CHICAGO — Former CEO of Chicago Public Schools, Arne Duncan, never had the juice to run for Mayor of this great city. Yet, he clearly thinks he can influence how voters in the city vote in the upcoming election. As Vallas’s former partner-in-crime in destabilizing New Orleans’ public schools — through policies, actions, words and deeds — today’s endorsement of Vallas by former Education Secretary Duncan should not be a surprise.

Arne Duncan called Hurricane Katrina in 2005 “the best thing that happened to the education system in New Orleans.”

At a panel yesterday about Paul Vallas’ record of failure in New Orleans, Dr. Ashonta Wyatt, a former New Orleans teacher and principal, explained how Duncan and Vallas took advantage of Hurricane Katrina to dismantle the public schools while the community was still recovering from the trauma of the storm. These education “reformers” “sold a bill of goods to my community by saying that they were going to help us recover,” but instead they “fired 7,500 veteran educators” and “privatized the public good that is education.”

While Chicago’s educators and school support personnel agree with Duncan on the urgency to reform the Chicago Police Department, they know there is a better candidate than Paul Vallas with the experience to get it done.

Under the leadership of individuals like Paul Vallas and Arne Duncan, Black, Brown, and vulnerable families throughout Chicago and the country have suffered greatly.

“Arne Duncan’s endorsement of Paul Vallas further validates that Brandon is better,” said Jitu Brown, People United for Action spokesperson and national public school organizer. “It’s not surprising that one man who ‘failed up’ all the way to the Department of Education would support Vallas, who has continued to ‘fail up’ despite disastrous results in Chicago, Philadelphia and New Orleans.”

And with today’s endorsement, Duncan is forcing Chicago to press rewind to rewatch his legacy as CEO of CPS. While he likes to remember the period as a renaissance, the educators, students and parents who bore the brunt of Duncan’s “Renaissance 2010” program remember a period of school closings, increased standardized testing, disinvestment in Black and Brown school communities and the proliferation of unaccountable private charter schools.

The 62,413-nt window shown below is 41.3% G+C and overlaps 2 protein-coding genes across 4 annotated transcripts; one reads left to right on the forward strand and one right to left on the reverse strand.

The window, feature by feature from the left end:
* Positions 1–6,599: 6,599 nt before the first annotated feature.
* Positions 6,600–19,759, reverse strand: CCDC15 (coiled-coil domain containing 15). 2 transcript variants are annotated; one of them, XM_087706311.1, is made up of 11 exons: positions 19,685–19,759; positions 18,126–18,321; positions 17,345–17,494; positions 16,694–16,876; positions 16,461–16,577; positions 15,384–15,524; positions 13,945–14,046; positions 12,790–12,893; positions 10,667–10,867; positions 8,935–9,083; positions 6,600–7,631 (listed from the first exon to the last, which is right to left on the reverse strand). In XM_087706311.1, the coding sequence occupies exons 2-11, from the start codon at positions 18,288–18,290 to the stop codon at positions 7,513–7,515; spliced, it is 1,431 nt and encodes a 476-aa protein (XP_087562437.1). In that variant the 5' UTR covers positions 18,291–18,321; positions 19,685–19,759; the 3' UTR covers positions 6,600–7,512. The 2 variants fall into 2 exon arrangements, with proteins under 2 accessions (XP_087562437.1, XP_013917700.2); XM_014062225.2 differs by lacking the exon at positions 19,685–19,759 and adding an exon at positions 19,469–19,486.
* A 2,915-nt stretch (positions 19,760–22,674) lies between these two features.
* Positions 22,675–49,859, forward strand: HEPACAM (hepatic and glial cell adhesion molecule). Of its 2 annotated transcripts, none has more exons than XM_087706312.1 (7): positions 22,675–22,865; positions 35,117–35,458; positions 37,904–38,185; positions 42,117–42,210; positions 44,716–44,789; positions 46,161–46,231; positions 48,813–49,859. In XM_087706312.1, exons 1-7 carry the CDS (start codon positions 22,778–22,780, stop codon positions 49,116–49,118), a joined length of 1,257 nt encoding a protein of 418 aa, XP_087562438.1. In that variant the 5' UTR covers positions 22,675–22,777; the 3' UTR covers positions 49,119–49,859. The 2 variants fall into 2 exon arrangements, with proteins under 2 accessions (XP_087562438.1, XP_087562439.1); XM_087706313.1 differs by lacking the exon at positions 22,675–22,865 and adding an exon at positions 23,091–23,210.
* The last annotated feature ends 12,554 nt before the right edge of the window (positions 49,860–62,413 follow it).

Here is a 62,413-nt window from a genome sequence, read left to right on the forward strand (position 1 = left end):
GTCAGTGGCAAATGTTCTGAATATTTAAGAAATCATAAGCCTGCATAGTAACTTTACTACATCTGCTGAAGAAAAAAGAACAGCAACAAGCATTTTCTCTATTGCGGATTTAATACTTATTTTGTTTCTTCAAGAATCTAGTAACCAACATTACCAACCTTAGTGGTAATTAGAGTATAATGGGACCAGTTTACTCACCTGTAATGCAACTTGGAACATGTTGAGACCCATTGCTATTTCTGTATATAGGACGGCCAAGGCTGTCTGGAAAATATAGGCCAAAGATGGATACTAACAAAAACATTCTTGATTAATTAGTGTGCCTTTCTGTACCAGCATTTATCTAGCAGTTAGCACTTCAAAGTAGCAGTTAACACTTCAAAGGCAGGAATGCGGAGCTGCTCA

Beyond that, during his time as education secretary, his “Race to the Top” program meant more students losing the race and more teachers being blamed as a result. Through onerous teacher evaluations, unfunded mandates and unreachable standards, educators, students and parents in Chicago and throughout the country were weighed down by policies set forth by an individual that never taught in the classroom a day in their life.

With plans to campaign for Vallas over the weekend throughout Chicago, CTU members hope that Duncan will take some time out of his schedule to visit some of the former school communities he was responsible for destroying, including Williams, Dodge and Terrell.

Now more than ever, we need a partner in City Hall willing to work with school communities to ensure smaller classes, adequate staffing for special and bilingual education and a school nurse in every school. Brandon Johnson is that candidate.

He is the educator-in-chief we need to take Chicago into the modern era — a leader who taught in the classroom instead of just talking about classrooms, like Vallas and his friend Arne.

The Chicago Teachers Union represents more than 25,000 teachers and educational support personnel working in Chicago Public Schools, and by extension, the nearly 400,000 students and families they serve. The CTU is an affiliate of the American Federation of Teachers and the Illinois Federation of Teachers and is the third-largest teachers local in the United States. For more information please visit the CTU website at